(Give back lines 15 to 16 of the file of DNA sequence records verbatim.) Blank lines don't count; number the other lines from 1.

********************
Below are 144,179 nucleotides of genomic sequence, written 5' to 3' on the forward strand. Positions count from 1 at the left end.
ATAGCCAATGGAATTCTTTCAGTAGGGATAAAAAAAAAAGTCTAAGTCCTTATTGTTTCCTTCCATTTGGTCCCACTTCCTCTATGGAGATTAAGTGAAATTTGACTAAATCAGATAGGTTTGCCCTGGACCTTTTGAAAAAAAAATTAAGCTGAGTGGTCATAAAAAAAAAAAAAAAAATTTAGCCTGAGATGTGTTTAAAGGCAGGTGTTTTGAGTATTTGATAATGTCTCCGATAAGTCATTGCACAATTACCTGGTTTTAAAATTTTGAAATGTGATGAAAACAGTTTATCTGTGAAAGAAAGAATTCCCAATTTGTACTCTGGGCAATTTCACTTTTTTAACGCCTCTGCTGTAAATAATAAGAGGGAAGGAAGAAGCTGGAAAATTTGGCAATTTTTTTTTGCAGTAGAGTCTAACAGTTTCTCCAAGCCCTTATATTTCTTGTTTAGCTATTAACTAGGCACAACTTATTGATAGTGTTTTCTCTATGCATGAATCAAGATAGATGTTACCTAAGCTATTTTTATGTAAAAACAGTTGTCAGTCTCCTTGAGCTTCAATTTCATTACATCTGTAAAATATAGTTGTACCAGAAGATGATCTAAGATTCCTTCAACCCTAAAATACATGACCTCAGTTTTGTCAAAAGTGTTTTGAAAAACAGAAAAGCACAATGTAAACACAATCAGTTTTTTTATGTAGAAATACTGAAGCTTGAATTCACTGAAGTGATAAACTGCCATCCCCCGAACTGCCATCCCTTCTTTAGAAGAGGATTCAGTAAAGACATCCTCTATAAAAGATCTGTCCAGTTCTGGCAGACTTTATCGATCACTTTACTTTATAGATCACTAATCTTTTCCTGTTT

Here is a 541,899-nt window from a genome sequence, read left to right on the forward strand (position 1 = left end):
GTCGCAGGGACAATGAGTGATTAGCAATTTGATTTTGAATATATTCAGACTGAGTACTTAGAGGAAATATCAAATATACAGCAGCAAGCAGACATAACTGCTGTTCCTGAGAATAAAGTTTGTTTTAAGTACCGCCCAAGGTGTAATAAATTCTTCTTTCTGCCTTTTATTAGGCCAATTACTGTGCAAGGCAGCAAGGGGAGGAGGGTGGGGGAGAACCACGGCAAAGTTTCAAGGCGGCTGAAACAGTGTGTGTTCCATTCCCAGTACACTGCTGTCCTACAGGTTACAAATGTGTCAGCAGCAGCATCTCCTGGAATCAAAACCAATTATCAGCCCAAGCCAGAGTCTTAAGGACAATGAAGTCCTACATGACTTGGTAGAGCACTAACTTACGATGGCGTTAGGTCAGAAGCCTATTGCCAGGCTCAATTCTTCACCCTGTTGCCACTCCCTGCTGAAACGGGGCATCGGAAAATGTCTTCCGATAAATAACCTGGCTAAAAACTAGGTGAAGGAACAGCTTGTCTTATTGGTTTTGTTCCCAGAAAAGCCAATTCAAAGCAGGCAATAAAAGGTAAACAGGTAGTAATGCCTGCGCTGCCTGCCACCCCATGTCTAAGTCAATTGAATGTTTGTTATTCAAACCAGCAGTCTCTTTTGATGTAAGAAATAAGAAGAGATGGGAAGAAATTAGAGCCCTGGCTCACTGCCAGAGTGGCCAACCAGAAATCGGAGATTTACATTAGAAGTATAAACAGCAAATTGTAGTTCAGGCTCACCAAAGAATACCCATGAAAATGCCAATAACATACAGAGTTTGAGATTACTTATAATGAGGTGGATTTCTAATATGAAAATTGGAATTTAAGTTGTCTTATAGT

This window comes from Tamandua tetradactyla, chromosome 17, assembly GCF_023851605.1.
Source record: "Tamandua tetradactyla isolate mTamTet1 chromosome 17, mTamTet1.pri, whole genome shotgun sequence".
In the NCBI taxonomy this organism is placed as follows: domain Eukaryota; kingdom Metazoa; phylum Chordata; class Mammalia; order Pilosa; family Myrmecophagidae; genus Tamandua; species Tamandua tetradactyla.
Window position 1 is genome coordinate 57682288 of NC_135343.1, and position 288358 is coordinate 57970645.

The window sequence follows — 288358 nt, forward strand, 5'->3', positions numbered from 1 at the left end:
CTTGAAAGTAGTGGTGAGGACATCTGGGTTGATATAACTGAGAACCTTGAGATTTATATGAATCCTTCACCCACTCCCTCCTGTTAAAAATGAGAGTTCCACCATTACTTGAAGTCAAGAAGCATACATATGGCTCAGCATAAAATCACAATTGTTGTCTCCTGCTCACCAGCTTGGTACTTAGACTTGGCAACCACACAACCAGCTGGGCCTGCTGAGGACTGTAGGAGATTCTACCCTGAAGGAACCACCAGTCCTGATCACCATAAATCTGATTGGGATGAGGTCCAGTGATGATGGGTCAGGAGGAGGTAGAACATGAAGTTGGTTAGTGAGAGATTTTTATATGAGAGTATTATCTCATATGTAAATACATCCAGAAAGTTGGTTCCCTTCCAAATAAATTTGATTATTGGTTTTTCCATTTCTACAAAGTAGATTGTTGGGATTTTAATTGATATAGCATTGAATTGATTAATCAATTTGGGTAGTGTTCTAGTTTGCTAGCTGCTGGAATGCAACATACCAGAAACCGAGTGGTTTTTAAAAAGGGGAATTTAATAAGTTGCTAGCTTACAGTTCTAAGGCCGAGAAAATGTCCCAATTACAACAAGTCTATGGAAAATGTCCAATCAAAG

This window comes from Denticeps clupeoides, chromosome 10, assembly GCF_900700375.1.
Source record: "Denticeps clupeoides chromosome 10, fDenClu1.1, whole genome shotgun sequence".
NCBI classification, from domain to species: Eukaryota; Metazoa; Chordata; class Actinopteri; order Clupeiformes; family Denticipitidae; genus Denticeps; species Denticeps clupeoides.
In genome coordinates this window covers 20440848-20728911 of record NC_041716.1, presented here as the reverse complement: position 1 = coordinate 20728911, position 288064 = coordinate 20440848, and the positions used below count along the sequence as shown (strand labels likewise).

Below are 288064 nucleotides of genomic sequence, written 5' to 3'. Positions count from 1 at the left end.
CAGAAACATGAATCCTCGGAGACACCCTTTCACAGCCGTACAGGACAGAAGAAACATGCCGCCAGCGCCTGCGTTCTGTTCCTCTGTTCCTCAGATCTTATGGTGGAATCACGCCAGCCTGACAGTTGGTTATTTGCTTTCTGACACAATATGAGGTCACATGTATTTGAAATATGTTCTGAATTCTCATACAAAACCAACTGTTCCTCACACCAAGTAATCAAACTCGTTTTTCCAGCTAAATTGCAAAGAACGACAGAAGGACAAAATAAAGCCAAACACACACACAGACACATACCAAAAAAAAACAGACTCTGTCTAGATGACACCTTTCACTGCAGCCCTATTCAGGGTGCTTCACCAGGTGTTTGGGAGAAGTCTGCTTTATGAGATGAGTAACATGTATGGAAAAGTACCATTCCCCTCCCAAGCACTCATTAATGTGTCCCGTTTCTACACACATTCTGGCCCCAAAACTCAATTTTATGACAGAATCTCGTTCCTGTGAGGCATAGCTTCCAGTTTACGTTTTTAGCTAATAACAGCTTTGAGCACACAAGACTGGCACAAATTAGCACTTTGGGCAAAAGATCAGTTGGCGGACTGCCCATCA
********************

Below are 288064 nucleotides of genomic sequence, written 5' to 3'. Positions count from 1 at the left end.
CAGAAACATGAATCCTCGGAGACACCCTTTCACAGCCGTACAGGACAGAAGAAACATGCCGCCAGCGCCTGCGTTCTGTTCCTCTGTTCCTCAGATCTTATGGTGGAATCACGCCAGCCTGACAGTTGGTTATTTGCTTTCTGACACAATATGAGGTCACATGTATTTGAAATATGTTCTGAATTCTCATACAAAACCAACTGTTCCTCACACCAAGTAATCAAACTCGTTTTTCCAGCTAAATTGCAAAGAACGACAGAAGGACAAAATAAAGCCAAACACACACACAGACACATACCAAAAAAAAACAGACTCTGTCTAGATGACACCTTTCACTGCAGCCCTATTCAGGGTGCTTCACCAGGTGTTTGGGAGAAGTCTGCTTTATGAGATGAGTAACATGTATGGAAAAGTACCATTCCCCTCCCAAGCACTCATTAATGTGTCCCGTTTCTACACACATTCTGGCCCCAAAACTCAATTTTATGACAGAATCTCGTTCCTGTGAGGCATAGCTTCCAGTTTACGTTTTTAGCTAATAACAGCTTTGAGCACACAAGACTGGCACAAATTAGCACTTTGGGCAAAAGATCAGTTGGCGGACTGCCCATCA